Competing Claims and Contested Boundaries: Legitimating Land Rights in Isiolo District, Northern Kenya

Saafo Roba Boye, Randi Kaarhus

Abstract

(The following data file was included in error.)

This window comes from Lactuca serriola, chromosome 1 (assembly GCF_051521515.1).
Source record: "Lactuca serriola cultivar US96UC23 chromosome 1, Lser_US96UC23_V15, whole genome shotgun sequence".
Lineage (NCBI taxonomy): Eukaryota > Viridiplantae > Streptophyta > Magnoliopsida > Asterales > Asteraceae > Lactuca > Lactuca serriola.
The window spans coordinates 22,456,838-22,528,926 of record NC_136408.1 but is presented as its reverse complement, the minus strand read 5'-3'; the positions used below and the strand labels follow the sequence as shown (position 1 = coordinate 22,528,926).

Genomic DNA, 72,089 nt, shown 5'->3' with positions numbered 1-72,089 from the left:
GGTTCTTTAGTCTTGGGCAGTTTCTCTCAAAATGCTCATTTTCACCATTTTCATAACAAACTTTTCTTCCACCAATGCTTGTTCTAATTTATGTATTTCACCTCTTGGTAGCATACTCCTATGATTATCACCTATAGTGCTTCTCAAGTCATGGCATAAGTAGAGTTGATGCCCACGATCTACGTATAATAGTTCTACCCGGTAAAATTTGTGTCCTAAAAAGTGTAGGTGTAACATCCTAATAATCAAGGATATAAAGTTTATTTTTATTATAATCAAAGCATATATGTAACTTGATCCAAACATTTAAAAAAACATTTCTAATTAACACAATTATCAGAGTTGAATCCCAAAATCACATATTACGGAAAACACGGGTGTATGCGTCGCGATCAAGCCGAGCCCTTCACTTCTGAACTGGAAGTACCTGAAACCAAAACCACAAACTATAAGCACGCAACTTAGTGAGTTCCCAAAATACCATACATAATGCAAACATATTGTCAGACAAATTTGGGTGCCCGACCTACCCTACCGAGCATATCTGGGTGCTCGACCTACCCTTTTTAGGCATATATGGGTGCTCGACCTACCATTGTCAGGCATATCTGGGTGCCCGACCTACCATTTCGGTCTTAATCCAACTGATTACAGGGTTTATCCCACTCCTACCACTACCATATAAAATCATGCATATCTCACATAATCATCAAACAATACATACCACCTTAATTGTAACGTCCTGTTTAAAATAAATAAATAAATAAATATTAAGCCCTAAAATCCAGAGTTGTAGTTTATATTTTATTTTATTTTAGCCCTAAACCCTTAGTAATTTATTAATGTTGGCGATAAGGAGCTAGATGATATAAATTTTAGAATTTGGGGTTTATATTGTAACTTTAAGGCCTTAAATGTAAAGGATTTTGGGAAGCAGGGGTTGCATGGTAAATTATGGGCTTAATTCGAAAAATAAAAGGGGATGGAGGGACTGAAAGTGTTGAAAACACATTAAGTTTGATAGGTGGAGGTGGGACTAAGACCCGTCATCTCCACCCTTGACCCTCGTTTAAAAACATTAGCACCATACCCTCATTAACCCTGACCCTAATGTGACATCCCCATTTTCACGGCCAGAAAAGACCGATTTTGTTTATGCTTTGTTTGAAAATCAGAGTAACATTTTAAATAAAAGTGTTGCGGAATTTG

People from five different ethnic groups share the territory that is Isiolo District, situated in northern Kenya. This article gives an account of the different groups’ claims to land in this inter-ethnic setting, which is located in the border area of the vast drylands southeast of the Sahara. Presenting contemporary claims in a narrative form, the authors illustrate how these claims seek legitimacy through reference to historical processes, to first-comer status and to former governments’ decisions, to citizenship dues, as well as to “tribal” group rights. Taking into account the fact that the broader constitutional, political and social contexts related to these narratives and claims are, at present, in a state of transition, the article seeks to situate the local people’s perspectives and local land dynamics within broader discourses on land conflict and land policy reform in Africa. In this way, it also provides context for the series of new inter-ethnic clashes that took place in Isiolo District in 2011.

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